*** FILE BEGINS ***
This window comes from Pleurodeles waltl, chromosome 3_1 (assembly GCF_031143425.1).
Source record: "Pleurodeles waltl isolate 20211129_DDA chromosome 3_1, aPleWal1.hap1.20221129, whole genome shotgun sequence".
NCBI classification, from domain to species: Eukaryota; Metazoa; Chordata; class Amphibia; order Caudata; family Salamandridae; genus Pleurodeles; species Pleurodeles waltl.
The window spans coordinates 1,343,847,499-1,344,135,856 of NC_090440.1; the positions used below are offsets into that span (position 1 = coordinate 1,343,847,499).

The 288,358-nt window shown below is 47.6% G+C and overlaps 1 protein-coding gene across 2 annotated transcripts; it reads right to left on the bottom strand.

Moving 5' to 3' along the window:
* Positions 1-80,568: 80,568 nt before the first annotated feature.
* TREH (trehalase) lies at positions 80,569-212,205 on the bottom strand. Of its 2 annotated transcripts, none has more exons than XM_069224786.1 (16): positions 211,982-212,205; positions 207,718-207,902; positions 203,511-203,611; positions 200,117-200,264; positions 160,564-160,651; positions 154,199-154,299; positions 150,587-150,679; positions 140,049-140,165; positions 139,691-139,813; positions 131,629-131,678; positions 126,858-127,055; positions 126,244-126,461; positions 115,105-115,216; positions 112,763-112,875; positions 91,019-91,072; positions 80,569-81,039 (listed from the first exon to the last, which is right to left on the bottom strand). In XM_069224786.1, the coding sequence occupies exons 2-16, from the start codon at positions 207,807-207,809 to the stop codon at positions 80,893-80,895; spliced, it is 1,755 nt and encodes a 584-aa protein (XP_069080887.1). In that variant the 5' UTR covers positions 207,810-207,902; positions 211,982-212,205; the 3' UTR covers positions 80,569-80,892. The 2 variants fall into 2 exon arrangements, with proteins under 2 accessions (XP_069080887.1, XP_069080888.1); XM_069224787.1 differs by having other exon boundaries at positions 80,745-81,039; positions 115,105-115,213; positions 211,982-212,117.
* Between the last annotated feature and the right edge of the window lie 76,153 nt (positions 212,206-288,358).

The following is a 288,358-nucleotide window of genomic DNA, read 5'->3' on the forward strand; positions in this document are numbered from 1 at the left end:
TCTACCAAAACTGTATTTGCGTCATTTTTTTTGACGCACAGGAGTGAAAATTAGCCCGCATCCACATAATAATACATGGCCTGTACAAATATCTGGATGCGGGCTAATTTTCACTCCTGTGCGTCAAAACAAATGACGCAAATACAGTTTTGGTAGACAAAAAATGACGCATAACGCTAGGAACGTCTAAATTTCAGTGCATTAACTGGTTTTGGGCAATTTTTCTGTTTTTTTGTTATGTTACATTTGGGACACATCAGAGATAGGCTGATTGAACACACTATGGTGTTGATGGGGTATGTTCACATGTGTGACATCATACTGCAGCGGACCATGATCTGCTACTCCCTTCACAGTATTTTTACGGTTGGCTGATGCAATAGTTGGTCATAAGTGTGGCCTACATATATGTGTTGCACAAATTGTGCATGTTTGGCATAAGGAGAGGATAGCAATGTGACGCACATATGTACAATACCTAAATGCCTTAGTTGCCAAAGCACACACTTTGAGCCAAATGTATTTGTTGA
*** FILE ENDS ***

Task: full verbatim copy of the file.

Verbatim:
This window comes from Pleurodeles waltl, chromosome 3_1 (assembly GCF_031143425.1).
Source record: "Pleurodeles waltl isolate 20211129_DDA chromosome 3_1, aPleWal1.hap1.20221129, whole genome shotgun sequence".
NCBI classification, from domain to species: Eukaryota; Metazoa; Chordata; class Amphibia; order Caudata; family Salamandridae; genus Pleurodeles; species Pleurodeles waltl.
The window spans coordinates 1,343,847,499-1,344,135,856 of NC_090440.1; the positions used below are offsets into that span (position 1 = coordinate 1,343,847,499).

The 288,358-nt window shown below is 47.6% G+C and overlaps 1 protein-coding gene across 2 annotated transcripts; it reads right to left on the bottom strand.

Moving 5' to 3' along the window:
* Positions 1-80,568: 80,568 nt before the first annotated feature.
* TREH (trehalase) lies at positions 80,569-212,205 on the bottom strand. Of its 2 annotated transcripts, none has more exons than XM_069224786.1 (16): positions 211,982-212,205; positions 207,718-207,902; positions 203,511-203,611; positions 200,117-200,264; positions 160,564-160,651; positions 154,199-154,299; positions 150,587-150,679; positions 140,049-140,165; positions 139,691-139,813; positions 131,629-131,678; positions 126,858-127,055; positions 126,244-126,461; positions 115,105-115,216; positions 112,763-112,875; positions 91,019-91,072; positions 80,569-81,039 (listed from the first exon to the last, which is right to left on the bottom strand). In XM_069224786.1, the coding sequence occupies exons 2-16, from the start codon at positions 207,807-207,809 to the stop codon at positions 80,893-80,895; spliced, it is 1,755 nt and encodes a 584-aa protein (XP_069080887.1). In that variant the 5' UTR covers positions 207,810-207,902; positions 211,982-212,205; the 3' UTR covers positions 80,569-80,892. The 2 variants fall into 2 exon arrangements, with proteins under 2 accessions (XP_069080887.1, XP_069080888.1); XM_069224787.1 differs by having other exon boundaries at positions 80,745-81,039; positions 115,105-115,213; positions 211,982-212,117.
* Between the last annotated feature and the right edge of the window lie 76,153 nt (positions 212,206-288,358).

The following is a 288,358-nucleotide window of genomic DNA, read 5'->3' on the forward strand; positions in this document are numbered from 1 at the left end:
TCTACCAAAACTGTATTTGCGTCATTTTTTTTGACGCACAGGAGTGAAAATTAGCCCGCATCCACATAATAATACATGGCCTGTACAAATATCTGGATGCGGGCTAATTTTCACTCCTGTGCGTCAAAACAAATGACGCAAATACAGTTTTGGTAGACAAAAAATGACGCATAACGCTAGGAACGTCTAAATTTCAGTGCATTAACTGGTTTTGGGCAATTTTTCTGTTTTTTTGTTATGTTACATTTGGGACACATCAGAGATAGGCTGATTGAACACACTATGGTGTTGATGGGGTATGTTCACATGTGTGACATCATACTGCAGCGGACCATGATCTGCTACTCCCTTCACAGTATTTTTACGGTTGGCTGATGCAATAGTTGGTCATAAGTGTGGCCTACATATATGTGTTGCACAAATTGTGCATGTTTGGCATAAGGAGAGGATAGCAATGTGACGCACATATGTACAATACCTAAATGCCTTAGTTGCCAAAGCACACACTTTGAGCCAAATGTATTTGTTGA